A worker arranges steel structures at a construction site of a rental office in Hanoi
The construction ministry’s recommendation that foreigners be allowed to buy property is a step in the right direction for a maturing market but would not have a big impact on the market itself, analysts have said.
In its recommendation to the government late last month, the Ministry of Construction suggested that foreign investment funds, banks, Vietnamese branches and representative offices of overseas companies, and foreign individuals with a visa for at least three months should be allowed to buy homes in Vietnam.
Existing regulations allow certain categories of foreigners to buy apartments for living in them.
The new proposal seeks to permit foreigners to buy all kinds of houses with less than 500 square meters of land, and to lease them out.
The houses can only be sold or gifted only 12 months after the ownership certification is issued.
Asked about the proposal, deputy chairman of the Vietnam Construction Federation, Pham Sy Liem, said it would be good news for the real estate market, especially the high-end segment, but would not help the market recover due to the limited demand from foreign buyers.
Expats who want to own property in Vietnam are those working here for a long time, which number is not big, he said. Most foreigners work in the country for just a few years, so renting a house is better for them than buying one, he said.
Since many companies provide housing for their foreign experts, the latter do not have the need to buy houses themselves, he said.
Dung Duong, associate director of research and consulting at property firm CBRE Vietnam, concurred: “Obviously, removing the restrictions on foreign ownership… is very positive news but that is not the only solution to the problems that have been plaguing the real estate sector for the last five years.”
“Like first time buyers, retirees, up-graders, Vietnamese overseas and newly married couples, foreigners should be seen as a logical extension of a maturing market, not just a quick fix.
“Foreign buyers have been and will be following the market carefully. They will be keen to buy when they see the market turning round and not before.”
The relaxation would not have any impact on foreign investment either, Liem said.
“Investors come here to make profits. All they want is simplified investment procedures.
“The changes to the regulation will not affect their business decision. If they are unable to buy a house, they can live in rented houses or hotels. I don’t think it is a big problem.”
The ministry recommended two alternatives for individuals: they can either buy any number of housing properties or will be limited to one or two. For organizations, it will depend on the number of foreign employees they have.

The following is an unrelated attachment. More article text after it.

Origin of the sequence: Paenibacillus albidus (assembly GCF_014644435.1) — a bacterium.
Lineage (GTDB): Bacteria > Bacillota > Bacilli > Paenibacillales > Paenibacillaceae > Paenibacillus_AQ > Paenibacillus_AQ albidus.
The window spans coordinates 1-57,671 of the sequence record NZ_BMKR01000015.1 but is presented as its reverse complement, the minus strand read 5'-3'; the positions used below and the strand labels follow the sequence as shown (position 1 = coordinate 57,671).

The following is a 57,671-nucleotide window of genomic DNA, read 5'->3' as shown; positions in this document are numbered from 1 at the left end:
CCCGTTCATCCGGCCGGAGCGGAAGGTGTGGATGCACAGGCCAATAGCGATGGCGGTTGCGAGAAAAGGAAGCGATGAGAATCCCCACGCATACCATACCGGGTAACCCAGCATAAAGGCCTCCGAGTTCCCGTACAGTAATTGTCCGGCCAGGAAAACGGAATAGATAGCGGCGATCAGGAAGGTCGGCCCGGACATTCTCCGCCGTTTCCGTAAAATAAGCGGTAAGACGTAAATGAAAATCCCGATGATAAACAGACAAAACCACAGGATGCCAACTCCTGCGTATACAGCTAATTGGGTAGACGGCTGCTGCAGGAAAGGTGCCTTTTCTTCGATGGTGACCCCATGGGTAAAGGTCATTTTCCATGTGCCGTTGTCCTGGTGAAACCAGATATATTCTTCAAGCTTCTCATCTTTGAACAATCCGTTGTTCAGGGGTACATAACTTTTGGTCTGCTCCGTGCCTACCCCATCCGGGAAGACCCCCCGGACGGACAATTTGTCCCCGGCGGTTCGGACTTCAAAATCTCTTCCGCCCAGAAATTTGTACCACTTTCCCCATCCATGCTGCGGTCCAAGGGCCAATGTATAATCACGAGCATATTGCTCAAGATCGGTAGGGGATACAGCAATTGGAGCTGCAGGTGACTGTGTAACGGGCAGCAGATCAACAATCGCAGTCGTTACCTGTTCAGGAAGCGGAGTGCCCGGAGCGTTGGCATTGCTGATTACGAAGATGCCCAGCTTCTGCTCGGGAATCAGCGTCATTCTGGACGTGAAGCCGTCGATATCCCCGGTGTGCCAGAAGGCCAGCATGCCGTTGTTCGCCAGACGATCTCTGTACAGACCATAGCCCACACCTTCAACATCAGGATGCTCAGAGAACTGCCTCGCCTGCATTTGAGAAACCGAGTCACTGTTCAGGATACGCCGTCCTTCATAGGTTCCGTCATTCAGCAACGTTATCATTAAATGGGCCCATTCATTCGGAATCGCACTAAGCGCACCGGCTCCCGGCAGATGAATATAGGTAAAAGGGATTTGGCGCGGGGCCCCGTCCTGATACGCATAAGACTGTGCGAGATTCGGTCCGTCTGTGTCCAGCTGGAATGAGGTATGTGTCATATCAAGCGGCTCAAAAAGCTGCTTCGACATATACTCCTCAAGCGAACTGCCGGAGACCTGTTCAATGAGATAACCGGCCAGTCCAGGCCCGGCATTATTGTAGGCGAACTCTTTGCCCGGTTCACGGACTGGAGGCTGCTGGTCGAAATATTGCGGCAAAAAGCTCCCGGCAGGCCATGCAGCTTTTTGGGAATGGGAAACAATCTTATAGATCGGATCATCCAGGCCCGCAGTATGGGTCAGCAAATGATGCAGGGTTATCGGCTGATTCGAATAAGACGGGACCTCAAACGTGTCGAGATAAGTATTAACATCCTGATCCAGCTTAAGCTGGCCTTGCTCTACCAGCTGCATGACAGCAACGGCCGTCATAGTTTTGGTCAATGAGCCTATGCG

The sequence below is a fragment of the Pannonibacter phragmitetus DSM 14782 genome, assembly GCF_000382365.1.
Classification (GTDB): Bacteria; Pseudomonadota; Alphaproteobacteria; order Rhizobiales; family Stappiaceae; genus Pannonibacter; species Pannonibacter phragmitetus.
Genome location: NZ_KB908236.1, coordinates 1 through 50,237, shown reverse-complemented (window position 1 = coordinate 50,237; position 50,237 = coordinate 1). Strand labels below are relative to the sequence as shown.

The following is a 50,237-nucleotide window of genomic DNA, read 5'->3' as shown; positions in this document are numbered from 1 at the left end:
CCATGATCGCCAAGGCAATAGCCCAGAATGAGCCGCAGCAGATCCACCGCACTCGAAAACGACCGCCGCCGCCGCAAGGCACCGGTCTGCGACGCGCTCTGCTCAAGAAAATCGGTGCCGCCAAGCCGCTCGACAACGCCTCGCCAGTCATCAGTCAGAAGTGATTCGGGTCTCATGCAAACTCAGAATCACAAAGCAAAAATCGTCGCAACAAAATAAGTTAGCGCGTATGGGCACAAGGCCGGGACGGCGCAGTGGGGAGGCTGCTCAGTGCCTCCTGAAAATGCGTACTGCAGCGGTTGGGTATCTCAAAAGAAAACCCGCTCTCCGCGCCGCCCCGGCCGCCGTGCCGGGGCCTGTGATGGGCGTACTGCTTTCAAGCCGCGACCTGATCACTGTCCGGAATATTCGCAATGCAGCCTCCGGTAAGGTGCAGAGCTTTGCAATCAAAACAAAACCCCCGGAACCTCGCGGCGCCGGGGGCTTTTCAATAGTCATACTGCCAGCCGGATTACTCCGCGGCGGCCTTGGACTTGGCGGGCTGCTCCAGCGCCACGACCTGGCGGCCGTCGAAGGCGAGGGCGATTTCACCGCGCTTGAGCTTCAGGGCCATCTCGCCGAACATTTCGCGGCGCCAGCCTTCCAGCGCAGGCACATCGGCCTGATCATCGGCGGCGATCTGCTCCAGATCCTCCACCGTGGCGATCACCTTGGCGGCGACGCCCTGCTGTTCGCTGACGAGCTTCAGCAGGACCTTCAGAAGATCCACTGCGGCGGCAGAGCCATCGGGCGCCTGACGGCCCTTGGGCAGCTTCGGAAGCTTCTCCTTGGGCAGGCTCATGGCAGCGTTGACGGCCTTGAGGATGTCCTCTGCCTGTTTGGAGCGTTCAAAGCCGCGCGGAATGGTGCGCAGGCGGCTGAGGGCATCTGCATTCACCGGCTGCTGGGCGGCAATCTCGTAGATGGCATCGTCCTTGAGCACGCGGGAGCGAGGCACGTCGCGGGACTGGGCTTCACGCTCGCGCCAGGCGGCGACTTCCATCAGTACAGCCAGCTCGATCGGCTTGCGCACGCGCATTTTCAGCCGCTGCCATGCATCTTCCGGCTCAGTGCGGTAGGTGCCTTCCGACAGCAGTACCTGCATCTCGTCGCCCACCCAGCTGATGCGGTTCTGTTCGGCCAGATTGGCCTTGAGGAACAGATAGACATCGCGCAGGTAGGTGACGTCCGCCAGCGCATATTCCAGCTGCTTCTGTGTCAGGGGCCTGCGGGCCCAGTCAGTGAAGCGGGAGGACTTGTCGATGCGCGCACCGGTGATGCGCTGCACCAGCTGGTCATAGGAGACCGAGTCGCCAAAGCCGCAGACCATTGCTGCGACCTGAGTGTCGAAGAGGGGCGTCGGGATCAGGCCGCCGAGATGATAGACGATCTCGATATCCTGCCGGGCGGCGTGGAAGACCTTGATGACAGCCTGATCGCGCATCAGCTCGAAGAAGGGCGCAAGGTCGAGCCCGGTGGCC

The proposal also has two alternatives for the duration of ownership by individuals. The first is to allow ownership for 50 years with the possibility of a 50-year extension, or 70 years with no extension.
There is no suggestion of changing existing regulations for organizations, whose ownership of property will expire along with their license.
Too expensive for foreigners
Many foreigners are uninterested in buying houses in Vietnam not only because of the regulations but also high prices, so the new proposal is not likely to strongly boost demand.
Under the current law that took effect in 2009, certain categories of foreigners can buy apartments but cannot lease them out or use them for any other purpose except living.
Individuals have to sell or give away their apartments after 50 years, the general duration of apartment ownership in Vietnam.
According to the ministry, only 126 foreign nationals and organizations had bought apartments as of June, mostly in southern and south-central localities like Ho Chi Minh City and Ba Ria-Vung Tau, Binh Duong, and Khanh Hoa provinces.
Liem said property prices remain high in Ho Chi Minh City and Hanoi despite the slump. A villa in Hanoi, for instance, costs a million dollars, much higher than in a city like the French capital Paris, where it could cost a few hundred thousand dollars.
An apartment in the two cities could cost $100,000, too high for many foreigners.
Wayne M Worrell, an English teacher from Britain who has lived in Vietnam for four years, is indifferent since he does not intend to buy a property.
“It is not easy to raise more than $100,000 to buy a flat,” he said.
“Renting is better to me. For just $500 a month, you could rent a convenient flat in Hanoi.”
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By Ngan Anh, Thanh Nien News (The story can be found in the August 23rd issue of our print edition, Vietweek)